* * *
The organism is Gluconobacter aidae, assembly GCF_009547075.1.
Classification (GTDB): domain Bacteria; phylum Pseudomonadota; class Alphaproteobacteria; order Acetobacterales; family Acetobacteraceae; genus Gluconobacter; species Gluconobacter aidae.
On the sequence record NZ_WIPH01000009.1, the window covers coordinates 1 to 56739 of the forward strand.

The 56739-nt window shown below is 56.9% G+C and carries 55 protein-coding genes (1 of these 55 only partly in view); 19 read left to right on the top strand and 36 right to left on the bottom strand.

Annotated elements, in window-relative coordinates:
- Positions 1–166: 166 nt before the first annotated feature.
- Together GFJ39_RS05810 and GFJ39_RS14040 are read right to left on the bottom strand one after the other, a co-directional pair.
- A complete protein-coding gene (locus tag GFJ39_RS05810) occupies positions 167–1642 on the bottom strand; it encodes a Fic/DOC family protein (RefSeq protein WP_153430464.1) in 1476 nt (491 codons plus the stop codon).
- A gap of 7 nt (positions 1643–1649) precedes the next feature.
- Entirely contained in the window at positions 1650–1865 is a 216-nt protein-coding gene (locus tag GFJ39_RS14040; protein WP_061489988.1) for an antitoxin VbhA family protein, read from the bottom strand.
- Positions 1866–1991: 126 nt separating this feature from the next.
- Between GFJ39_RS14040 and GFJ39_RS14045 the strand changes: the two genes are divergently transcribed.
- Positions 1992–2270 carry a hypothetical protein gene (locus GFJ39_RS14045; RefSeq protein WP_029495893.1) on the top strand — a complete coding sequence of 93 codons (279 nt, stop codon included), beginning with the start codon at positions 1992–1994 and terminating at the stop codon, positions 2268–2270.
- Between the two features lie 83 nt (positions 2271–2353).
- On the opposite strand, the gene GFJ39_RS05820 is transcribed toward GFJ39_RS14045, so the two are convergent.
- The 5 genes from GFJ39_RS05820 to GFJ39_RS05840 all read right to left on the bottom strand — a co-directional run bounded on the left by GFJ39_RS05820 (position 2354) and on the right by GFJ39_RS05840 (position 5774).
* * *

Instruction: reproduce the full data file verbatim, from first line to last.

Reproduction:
The organism is Gluconobacter aidae, assembly GCF_009547075.1.
Classification (GTDB): domain Bacteria; phylum Pseudomonadota; class Alphaproteobacteria; order Acetobacterales; family Acetobacteraceae; genus Gluconobacter; species Gluconobacter aidae.
On the sequence record NZ_WIPH01000009.1, the window covers coordinates 1 to 56739 of the forward strand.

The 56739-nt window shown below is 56.9% G+C and carries 55 protein-coding genes (1 of these 55 only partly in view); 19 read left to right on the top strand and 36 right to left on the bottom strand.

Annotated elements, in window-relative coordinates:
- Positions 1–166: 166 nt before the first annotated feature.
- Together GFJ39_RS05810 and GFJ39_RS14040 are read right to left on the bottom strand one after the other, a co-directional pair.
- A complete protein-coding gene (locus tag GFJ39_RS05810) occupies positions 167–1642 on the bottom strand; it encodes a Fic/DOC family protein (RefSeq protein WP_153430464.1) in 1476 nt (491 codons plus the stop codon).
- A gap of 7 nt (positions 1643–1649) precedes the next feature.
- Entirely contained in the window at positions 1650–1865 is a 216-nt protein-coding gene (locus tag GFJ39_RS14040; protein WP_061489988.1) for an antitoxin VbhA family protein, read from the bottom strand.
- Positions 1866–1991: 126 nt separating this feature from the next.
- Between GFJ39_RS14040 and GFJ39_RS14045 the strand changes: the two genes are divergently transcribed.
- Positions 1992–2270 carry a hypothetical protein gene (locus GFJ39_RS14045; RefSeq protein WP_029495893.1) on the top strand — a complete coding sequence of 93 codons (279 nt, stop codon included), beginning with the start codon at positions 1992–1994 and terminating at the stop codon, positions 2268–2270.
- Between the two features lie 83 nt (positions 2271–2353).
- On the opposite strand, the gene GFJ39_RS05820 is transcribed toward GFJ39_RS14045, so the two are convergent.
- The 5 genes from GFJ39_RS05820 to GFJ39_RS05840 all read right to left on the bottom strand — a co-directional run bounded on the left by GFJ39_RS05820 (position 2354) and on the right by GFJ39_RS05840 (position 5774).